In a letter written on April 3, 1855, legendary British author Charles Dickens explains to Mrs. Winter that his craft makes huge demands on his time and he must therefore politely decline many social invitations: “A necessity is upon me now — as at most times — of wandering about in my old wild way, to think. I could no more resist this on Sunday or yesterday than a man can dispense with food, or a horse can help himself from being driven. I hold my inventive capacity on the stern condition that it must master my whole life, often have complete possession of me, make its own demands upon me, and sometimes, for months together, put everything else away from me. If I had not known long ago that my place could never be held, unless I were at any moment ready to devote myself to it entirely, I should have dropped out of it very soon. All this I can hardly expect you to understand — or the restlessness and waywardness of an author’s mind. You have never seen it before you, or lived with it, or had occasion to think or care about it, and you cannot have the necessary consideration for it. “It is only half an hour,” — “It is only an afternoon,” — “It is only an evening,” people say to me over and over again; but they don’t know that it is impossible to command one’s self sometimes to any stipulated and set disposal of five minutes, — or that the mere consciousness of an engagement will sometimes worry a whole day. These are the penalties paid for writing books. Whoever is devoted to an art must be content to deliver himself wholly up to it, and to find his recompense in it. I am grieved if you suspect me of not wanting to see you, but I can’t help it; I must go my way whether or no.”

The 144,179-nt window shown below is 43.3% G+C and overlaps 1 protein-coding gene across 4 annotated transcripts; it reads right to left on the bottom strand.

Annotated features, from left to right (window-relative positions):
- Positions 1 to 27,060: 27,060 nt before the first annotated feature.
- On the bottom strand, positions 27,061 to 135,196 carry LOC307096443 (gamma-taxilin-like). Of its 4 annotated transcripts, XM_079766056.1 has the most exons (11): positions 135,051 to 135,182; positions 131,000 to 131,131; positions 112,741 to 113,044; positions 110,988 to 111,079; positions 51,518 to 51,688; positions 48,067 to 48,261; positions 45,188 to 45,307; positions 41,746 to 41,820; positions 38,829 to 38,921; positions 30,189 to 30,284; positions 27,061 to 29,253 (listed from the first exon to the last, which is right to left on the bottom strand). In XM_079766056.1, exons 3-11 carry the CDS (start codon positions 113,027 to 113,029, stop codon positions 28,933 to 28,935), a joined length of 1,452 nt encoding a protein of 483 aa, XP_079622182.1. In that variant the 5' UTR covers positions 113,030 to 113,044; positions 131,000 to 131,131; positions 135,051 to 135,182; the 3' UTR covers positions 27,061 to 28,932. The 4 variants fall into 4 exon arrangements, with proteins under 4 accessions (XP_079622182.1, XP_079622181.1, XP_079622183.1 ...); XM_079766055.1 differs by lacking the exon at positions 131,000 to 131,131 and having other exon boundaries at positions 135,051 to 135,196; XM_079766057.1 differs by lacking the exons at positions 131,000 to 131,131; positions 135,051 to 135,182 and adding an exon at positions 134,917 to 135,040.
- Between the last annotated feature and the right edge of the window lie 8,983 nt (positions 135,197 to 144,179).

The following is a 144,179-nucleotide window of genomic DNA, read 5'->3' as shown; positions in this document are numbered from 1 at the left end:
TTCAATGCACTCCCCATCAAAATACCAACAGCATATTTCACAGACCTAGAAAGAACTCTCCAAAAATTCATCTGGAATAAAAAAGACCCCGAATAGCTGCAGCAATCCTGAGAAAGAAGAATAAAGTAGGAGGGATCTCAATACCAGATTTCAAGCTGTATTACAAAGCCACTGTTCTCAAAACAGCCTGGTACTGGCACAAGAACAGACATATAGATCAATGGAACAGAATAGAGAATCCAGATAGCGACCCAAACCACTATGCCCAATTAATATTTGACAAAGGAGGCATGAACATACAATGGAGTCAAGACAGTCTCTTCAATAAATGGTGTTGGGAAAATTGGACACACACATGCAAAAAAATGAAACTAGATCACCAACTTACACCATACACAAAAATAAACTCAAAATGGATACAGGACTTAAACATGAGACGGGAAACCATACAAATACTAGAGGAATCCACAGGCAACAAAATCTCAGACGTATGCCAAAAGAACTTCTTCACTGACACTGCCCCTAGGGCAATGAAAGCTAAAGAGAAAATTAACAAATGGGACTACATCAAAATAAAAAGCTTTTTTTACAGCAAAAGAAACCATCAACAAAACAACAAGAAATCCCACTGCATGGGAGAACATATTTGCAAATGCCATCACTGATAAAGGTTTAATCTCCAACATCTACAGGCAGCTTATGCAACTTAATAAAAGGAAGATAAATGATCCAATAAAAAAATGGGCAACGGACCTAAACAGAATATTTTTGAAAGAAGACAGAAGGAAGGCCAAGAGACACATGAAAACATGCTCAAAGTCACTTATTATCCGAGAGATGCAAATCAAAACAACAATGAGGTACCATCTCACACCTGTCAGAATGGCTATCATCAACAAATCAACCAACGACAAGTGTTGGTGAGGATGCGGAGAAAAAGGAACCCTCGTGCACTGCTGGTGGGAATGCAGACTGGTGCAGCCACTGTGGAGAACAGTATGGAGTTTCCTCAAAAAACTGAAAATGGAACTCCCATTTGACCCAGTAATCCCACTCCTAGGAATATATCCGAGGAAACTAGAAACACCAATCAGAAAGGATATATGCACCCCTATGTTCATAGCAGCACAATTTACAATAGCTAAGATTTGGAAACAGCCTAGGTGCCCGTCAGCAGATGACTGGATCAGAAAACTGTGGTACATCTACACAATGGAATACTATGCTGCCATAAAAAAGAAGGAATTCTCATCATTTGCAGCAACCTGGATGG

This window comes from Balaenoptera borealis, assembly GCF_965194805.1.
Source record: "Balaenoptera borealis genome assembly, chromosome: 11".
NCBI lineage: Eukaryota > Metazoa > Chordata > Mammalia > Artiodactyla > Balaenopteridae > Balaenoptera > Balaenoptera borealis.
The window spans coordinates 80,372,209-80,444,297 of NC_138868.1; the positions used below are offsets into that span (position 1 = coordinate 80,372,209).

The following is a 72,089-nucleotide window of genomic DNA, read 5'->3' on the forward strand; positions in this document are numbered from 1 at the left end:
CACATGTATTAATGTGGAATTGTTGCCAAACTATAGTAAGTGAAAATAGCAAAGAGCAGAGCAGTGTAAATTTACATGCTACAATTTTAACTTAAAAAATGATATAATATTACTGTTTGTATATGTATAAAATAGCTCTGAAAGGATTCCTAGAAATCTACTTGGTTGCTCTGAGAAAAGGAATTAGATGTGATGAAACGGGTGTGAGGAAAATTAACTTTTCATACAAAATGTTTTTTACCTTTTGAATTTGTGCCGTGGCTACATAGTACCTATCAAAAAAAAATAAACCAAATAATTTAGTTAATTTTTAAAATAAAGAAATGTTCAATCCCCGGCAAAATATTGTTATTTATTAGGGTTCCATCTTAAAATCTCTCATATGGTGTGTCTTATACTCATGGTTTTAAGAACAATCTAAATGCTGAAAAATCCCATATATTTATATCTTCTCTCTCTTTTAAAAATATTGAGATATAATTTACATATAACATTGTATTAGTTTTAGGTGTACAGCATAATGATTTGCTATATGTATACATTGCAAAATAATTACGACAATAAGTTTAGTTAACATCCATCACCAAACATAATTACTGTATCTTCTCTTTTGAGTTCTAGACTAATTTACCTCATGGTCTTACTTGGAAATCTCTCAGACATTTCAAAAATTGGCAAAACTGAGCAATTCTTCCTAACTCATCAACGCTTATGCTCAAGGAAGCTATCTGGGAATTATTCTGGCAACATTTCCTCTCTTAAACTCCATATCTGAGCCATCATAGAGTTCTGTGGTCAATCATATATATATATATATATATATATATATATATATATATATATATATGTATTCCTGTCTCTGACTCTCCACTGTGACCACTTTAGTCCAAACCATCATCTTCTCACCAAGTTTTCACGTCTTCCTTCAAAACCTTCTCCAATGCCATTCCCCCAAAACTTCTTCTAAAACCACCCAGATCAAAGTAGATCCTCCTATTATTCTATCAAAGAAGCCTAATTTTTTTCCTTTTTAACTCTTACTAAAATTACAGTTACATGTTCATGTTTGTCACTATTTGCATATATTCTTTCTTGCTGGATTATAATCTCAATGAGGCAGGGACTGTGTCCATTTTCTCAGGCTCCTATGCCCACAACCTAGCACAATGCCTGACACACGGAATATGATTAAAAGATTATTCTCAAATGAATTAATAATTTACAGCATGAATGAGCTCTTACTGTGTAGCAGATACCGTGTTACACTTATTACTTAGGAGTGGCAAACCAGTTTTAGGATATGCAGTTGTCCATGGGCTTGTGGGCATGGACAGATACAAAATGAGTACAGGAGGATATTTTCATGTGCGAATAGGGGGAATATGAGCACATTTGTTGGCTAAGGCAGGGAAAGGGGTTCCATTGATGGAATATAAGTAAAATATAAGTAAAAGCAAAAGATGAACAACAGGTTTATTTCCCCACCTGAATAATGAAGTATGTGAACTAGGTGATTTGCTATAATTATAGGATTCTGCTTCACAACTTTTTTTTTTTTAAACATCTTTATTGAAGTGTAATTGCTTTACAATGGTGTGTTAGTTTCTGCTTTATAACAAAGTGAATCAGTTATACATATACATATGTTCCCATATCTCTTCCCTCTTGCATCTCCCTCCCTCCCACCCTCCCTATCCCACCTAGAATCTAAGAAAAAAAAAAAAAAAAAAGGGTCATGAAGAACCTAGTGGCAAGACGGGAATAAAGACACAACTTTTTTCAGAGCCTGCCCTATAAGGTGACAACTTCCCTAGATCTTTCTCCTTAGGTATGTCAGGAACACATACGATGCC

In short, Dickens believed that a writer had to be very disciplined. In his own case, Dickens not only had to set aside enough time in his schedule to write when the muses inspired him, but he also had to make time to carefully study and ponder human nature. Biographer Fred Kaplan, who has written a highly-regarded biography of Dickens, shares a very illuminating story of when Henry James and Dickens met in Cambridge, Massachusetts in 1867. Although terribly brief, their encounter was an epiphany in James’s life. He observed Dickens alone in a room and noted his aura of authority and discipline; James described the famous author’s look as a “merciless, military gaze.” Kaplan explains: “[James] realized that Dickens could get maximum amount of life out of the smallest experience. That, combined with his talent, was conducive to the creation of great art… James learned that the great artist has to use his energy in the most disciplined and ruthless way.” Like Shakespeare, Dickens had the instinctive ability to place humanity under a microscope — meticulously probing, dissecting, distilling, analyzing — to collect the fodder for his life’s work.
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